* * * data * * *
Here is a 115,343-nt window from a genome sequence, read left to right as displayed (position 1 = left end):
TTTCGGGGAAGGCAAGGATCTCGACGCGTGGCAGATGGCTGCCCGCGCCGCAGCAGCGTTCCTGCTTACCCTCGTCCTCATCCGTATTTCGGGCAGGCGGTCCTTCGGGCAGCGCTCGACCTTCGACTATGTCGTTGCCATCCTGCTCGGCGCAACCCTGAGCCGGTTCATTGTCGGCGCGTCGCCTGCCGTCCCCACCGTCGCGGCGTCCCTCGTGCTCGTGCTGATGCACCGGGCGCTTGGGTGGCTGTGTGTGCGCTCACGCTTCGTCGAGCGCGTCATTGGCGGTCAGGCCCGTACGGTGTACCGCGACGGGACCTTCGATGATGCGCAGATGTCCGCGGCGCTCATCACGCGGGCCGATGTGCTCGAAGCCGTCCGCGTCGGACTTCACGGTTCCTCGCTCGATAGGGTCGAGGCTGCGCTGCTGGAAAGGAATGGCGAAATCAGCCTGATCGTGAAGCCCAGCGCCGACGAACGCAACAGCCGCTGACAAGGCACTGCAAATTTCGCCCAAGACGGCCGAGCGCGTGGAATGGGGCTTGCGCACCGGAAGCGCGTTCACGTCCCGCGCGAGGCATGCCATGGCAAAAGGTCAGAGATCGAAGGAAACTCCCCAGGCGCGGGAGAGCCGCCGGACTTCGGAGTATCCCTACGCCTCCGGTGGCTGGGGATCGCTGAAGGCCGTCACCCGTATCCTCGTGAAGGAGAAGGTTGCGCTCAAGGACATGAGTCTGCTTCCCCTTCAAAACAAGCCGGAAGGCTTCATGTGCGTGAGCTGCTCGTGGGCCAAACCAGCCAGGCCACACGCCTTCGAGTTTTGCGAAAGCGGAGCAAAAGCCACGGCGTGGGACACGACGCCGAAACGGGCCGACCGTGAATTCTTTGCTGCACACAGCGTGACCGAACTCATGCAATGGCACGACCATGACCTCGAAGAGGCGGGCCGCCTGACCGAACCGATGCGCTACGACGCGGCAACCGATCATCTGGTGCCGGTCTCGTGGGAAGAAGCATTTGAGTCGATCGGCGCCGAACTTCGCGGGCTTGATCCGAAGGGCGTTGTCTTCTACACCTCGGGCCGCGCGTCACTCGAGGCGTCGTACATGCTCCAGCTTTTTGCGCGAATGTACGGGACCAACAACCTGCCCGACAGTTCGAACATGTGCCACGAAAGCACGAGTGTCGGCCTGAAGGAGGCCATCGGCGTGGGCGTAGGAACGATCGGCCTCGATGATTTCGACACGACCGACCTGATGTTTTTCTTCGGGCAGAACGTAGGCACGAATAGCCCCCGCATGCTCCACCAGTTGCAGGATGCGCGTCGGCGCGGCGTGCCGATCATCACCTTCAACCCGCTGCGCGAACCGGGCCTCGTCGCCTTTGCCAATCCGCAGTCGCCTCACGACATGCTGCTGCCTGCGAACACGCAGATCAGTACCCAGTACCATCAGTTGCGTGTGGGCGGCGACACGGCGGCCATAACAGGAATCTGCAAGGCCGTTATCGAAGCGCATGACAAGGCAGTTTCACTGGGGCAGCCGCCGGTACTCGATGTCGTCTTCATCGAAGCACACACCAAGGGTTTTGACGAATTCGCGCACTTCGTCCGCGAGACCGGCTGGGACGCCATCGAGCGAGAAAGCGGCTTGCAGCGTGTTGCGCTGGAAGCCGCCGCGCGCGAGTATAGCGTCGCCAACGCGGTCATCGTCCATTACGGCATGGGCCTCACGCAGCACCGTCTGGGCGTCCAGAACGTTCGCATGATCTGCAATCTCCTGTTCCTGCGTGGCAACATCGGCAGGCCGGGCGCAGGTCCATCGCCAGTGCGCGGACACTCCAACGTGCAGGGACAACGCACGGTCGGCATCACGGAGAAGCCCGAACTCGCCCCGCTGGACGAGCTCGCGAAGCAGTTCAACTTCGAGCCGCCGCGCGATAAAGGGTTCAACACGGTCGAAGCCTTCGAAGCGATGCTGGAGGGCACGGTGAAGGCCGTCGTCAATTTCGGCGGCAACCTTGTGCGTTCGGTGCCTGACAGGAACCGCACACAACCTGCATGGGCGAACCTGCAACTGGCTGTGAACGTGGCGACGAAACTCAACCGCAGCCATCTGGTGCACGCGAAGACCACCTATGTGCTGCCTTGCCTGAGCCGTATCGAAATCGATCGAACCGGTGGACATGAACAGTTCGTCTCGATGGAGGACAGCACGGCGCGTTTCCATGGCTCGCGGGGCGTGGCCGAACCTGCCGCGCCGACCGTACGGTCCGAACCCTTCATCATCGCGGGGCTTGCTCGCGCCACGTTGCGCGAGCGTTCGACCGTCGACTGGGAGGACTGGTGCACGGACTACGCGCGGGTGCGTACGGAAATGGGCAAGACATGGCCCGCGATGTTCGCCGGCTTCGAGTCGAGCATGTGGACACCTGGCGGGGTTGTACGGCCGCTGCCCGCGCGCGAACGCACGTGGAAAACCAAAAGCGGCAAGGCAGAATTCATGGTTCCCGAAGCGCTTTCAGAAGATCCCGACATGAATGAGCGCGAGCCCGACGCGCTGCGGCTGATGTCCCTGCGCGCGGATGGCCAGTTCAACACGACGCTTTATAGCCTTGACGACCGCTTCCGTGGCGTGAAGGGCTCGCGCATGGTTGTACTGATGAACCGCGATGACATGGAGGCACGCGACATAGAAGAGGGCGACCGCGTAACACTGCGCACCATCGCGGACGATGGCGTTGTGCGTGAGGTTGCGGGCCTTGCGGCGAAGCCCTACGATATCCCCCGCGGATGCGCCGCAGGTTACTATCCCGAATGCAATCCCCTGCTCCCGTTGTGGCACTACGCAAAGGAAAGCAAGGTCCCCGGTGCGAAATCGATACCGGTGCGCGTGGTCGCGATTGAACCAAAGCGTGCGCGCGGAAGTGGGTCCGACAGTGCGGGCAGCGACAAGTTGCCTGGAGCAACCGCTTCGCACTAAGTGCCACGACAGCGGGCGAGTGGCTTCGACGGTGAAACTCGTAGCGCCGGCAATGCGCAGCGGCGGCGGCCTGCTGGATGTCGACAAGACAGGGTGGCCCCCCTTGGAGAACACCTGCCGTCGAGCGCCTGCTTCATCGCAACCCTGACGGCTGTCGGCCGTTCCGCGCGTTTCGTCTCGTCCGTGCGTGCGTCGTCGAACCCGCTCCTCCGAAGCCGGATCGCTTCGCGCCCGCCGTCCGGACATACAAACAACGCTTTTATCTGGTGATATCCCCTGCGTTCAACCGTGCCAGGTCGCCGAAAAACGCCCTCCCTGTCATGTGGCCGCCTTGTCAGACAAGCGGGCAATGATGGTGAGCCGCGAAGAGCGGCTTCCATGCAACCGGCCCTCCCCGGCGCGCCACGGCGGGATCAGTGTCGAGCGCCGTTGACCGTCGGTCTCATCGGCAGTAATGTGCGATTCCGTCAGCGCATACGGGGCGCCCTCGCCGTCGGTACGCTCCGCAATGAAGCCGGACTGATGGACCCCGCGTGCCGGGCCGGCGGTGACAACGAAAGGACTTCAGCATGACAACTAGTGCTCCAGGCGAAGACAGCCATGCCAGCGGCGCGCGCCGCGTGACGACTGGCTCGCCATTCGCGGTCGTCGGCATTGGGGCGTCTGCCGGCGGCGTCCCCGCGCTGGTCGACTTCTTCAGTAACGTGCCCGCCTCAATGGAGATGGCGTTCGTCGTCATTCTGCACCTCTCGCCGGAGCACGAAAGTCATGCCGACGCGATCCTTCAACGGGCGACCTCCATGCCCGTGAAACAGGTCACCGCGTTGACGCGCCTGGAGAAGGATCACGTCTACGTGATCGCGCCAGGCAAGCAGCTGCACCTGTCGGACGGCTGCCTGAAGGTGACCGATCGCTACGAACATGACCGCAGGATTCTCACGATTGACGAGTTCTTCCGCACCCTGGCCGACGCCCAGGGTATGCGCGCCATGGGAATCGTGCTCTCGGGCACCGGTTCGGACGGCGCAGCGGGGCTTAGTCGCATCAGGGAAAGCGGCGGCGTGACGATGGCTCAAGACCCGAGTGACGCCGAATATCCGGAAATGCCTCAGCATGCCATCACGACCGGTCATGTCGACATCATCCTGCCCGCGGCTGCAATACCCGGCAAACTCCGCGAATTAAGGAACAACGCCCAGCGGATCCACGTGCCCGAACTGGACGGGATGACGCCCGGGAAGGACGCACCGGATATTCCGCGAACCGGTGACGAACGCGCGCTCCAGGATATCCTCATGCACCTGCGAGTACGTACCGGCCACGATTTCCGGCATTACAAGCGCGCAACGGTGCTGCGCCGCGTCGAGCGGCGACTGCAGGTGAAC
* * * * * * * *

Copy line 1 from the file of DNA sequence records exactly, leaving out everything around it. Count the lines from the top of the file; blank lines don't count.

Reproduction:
Here is a 115,343-nt window from a genome sequence, read left to right as displayed (position 1 = left end):